Experience combating violent extremism is an asset — not a disqualifying liability — as candidates are considered to become Minnesota's next U.S. attorney.

This should be obvious after the Jan. 6 U.S. Capitol attack and FBI Director Christopher Wray's recent warning that domestic terrorism is "metastasizing." The state's next top federal prosecutor needs a deep understanding of this grave threat and the proven ability to put perpetrators in prison.

While finalists for U.S. attorney's posts typically are not made public, the names of contenders were apparently leaked to the Sahan Journal, then confirmed by the Star Tribune. They are Surya Saxena and Lola Velazquez-Aguilu, both former assistant federal prosecutors, and Andy Luger, who held the job from 2014 to 2017.

A change in presidential administration generally leads to turnover among U.S. attorneys, and Erica MacDonald, a Trump administration appointee, resigned in late February. Luger left after Trump's election.

All three candidates for the job under President Joe Biden have strong qualifications. While the Star Tribune Editorial Board is not endorsing a candidate, we feel compelled to counter some of the ill-considered attacks on Luger and his record in the office.

As U.S. attorney, Luger acted sensibly to protect the public from violent ideologues who posed a threat at that time. ISIS and other foreign terrorist organizations were trying and sometimes succeeding in recruiting young men from Minnesota's East African immigrant communities. Nine were ultimately convicted after prosecution by the U.S. attorney's office.

Luger's work also made Minnesota a pioneer in community-based programs to thwart terror recruiting through better-funded opportunities for education, recreation and youth sports. His commendable outreach to local imams and other Somali-American leaders helped build support. But some critics who offered few solutions contended that Luger's approach stigmatized young people or was an effort to spy on them.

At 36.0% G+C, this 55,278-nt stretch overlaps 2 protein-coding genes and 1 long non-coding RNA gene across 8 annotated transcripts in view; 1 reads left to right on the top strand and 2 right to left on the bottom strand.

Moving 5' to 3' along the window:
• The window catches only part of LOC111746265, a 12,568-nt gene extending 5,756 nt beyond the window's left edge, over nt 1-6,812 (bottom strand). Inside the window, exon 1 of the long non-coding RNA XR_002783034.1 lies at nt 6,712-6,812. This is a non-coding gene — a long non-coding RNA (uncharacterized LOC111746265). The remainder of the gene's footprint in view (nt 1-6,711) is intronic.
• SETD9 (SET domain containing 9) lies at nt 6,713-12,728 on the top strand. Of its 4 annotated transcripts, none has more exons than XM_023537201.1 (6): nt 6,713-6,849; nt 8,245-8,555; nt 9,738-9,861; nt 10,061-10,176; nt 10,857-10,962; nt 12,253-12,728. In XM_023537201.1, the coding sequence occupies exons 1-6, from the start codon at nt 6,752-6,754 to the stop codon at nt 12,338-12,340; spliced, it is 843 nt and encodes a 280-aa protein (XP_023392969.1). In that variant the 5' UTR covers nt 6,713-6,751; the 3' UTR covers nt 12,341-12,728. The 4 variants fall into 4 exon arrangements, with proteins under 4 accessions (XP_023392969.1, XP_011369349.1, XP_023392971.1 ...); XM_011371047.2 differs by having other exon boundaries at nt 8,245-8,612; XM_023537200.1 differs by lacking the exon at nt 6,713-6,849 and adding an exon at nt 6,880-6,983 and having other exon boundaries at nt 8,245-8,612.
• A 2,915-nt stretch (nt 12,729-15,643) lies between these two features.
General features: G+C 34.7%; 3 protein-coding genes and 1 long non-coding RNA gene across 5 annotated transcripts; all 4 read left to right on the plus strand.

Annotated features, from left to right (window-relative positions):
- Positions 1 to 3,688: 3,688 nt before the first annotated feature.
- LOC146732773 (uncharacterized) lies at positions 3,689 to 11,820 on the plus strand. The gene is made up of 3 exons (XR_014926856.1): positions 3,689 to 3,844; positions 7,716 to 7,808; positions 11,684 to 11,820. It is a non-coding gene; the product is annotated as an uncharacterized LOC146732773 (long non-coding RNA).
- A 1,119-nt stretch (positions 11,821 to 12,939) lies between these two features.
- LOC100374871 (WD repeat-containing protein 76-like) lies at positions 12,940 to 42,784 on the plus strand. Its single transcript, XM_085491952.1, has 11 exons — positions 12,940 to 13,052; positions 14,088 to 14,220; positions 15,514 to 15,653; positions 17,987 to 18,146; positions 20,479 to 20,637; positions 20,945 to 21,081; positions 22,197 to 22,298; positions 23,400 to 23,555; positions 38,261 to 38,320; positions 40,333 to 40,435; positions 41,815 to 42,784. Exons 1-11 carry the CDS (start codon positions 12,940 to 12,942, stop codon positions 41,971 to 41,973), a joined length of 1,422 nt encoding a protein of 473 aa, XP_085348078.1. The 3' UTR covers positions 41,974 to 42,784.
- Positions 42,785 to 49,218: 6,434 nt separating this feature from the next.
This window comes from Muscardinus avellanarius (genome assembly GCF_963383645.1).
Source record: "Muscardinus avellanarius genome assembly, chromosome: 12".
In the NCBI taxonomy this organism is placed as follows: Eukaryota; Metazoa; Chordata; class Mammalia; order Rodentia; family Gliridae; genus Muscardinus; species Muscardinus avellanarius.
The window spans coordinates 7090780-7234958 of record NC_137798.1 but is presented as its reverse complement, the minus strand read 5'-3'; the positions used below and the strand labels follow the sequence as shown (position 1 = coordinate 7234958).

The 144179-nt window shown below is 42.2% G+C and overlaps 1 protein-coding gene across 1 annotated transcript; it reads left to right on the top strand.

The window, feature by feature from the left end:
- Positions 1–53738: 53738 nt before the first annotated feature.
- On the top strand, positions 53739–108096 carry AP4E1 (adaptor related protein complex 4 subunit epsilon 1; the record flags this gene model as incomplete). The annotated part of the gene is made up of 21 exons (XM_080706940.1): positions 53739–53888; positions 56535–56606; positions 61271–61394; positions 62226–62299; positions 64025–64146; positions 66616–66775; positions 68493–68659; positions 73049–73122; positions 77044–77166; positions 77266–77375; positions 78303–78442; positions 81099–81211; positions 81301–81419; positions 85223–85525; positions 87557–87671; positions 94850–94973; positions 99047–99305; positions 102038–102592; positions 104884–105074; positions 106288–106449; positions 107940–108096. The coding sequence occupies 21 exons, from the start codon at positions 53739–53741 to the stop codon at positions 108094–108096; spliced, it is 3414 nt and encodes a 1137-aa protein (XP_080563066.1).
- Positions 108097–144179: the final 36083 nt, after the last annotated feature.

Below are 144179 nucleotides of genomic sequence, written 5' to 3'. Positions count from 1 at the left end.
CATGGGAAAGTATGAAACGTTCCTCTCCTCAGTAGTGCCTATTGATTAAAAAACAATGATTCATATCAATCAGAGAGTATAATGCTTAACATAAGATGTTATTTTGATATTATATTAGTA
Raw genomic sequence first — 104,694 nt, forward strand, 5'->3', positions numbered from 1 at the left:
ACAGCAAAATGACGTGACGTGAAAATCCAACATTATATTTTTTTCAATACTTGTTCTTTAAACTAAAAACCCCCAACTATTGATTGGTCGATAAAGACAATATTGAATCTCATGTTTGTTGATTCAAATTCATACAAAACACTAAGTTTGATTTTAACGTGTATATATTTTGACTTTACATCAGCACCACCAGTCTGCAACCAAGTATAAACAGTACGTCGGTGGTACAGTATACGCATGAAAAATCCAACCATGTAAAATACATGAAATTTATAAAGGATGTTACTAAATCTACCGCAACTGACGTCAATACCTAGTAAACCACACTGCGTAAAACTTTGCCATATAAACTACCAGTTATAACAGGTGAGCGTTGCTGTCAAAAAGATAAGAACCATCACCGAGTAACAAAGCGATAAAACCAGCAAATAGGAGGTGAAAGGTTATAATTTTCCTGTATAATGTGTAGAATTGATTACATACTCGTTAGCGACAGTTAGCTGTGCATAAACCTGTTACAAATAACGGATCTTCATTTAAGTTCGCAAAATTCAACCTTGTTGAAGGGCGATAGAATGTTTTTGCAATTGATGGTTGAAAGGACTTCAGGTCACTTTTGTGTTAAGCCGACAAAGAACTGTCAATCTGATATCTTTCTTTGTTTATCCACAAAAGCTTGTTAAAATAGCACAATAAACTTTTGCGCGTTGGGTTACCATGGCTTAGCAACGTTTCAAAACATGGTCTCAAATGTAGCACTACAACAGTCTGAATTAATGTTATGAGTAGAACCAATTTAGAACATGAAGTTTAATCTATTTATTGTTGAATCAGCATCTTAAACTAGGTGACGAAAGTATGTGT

Some of the same critics now oppose Luger's potential reappointment. Last week, members of the Minnesota chapter of the Council on American-Islamic Relations said they had collected "nearly 100" signatures on a petition asking the search committee not to pick Luger because of his record in the office. And in a story posted on the Sahan Journal, an online news source covering Minnesota's immigrant communities, activist Burhan Israfael said what Luger accomplished was "devastating."

Objections like this gloss over the public safety threat terror recruitment posed. Critics also fail to understand that the skills that Luger developed are now needed against white supremacists, anti-Semitism and other violent ideologies. His tenure as U.S. attorney, and his work since then in private practice leading his law firm's hate crimes initiative, demonstrate his abilities.

"Andy Luger is an experienced prosecutor who cares deeply about countering violent extremism while building relationships with the community," said Mary McCord, executive director and legal director at the Institute for Constitutional Advocacy and Protection at Georgetown University Law Center.

"This is not always an easy task, whether the subject is violent Islamist extremism or violent white supremacist extremism, but I am confident that Andy would approach the current threat with urgency, perseverance and respect for civil rights."

Luger has developed a tough-but-fair reputation for his work investigating police practices. In 2009, he co-authored a scathing report outlining rampant abuses by the former Metro Gang Strike Force. In 2016, he decided there was insufficient evidence to pursue federal civil rights charges against the two Minneapolis police officers who fatally shot Jamar Clark.

Both decisions may have cost Luger allies in the community, but his willingness to make tough calls showed all-too-rare leadership under pressure.

U.S. Sens. Amy Klobuchar and Tina Smith are leading a search committee to fill the post, and a decision is expected this spring. The leak and public criticism of Luger during this process were unusual. Luger, Saxena and Velazquez-Aguilu all deserve fair treatment and careful consideration as the evaluations continue.